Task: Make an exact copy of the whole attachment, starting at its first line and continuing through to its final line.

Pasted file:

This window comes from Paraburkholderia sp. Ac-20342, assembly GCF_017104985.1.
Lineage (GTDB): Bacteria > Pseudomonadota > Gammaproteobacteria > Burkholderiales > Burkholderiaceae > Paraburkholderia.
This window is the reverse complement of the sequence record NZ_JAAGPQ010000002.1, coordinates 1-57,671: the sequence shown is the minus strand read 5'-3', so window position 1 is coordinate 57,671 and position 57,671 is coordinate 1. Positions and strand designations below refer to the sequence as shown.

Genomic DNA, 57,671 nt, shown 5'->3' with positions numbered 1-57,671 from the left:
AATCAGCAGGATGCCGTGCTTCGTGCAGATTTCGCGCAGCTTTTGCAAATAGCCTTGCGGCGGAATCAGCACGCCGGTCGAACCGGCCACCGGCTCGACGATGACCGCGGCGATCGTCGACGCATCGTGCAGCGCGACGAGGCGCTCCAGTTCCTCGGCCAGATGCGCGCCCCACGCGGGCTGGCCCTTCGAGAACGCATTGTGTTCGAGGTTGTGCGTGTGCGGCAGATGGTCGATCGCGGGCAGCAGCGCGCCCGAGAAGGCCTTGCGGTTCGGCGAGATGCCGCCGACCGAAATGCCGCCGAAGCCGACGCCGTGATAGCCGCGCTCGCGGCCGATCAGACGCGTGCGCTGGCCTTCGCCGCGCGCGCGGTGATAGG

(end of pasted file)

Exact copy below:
This window comes from Paraburkholderia sp. Ac-20342, assembly GCF_017104985.1.
Lineage (GTDB): Bacteria > Pseudomonadota > Gammaproteobacteria > Burkholderiales > Burkholderiaceae > Paraburkholderia.
This window is the reverse complement of the sequence record NZ_JAAGPQ010000002.1, coordinates 1-57,671: the sequence shown is the minus strand read 5'-3', so window position 1 is coordinate 57,671 and position 57,671 is coordinate 1. Positions and strand designations below refer to the sequence as shown.

Genomic DNA, 57,671 nt, shown 5'->3' with positions numbered 1-57,671 from the left:
AATCAGCAGGATGCCGTGCTTCGTGCAGATTTCGCGCAGCTTTTGCAAATAGCCTTGCGGCGGAATCAGCACGCCGGTCGAACCGGCCACCGGCTCGACGATGACCGCGGCGATCGTCGACGCATCGTGCAGCGCGACGAGGCGCTCCAGTTCCTCGGCCAGATGCGCGCCCCACGCGGGCTGGCCCTTCGAGAACGCATTGTGTTCGAGGTTGTGCGTGTGCGGCAGATGGTCGATCGCGGGCAGCAGCGCGCCCGAGAAGGCCTTGCGGTTCGGCGAGATGCCGCCGACCGAAATGCCGCCGAAGCCGACGCCGTGATAGCCGCGCTCGCGGCCGATCAGACGCGTGCGCTGGCCTTCGCCGCGCGCGCGGTGATAGG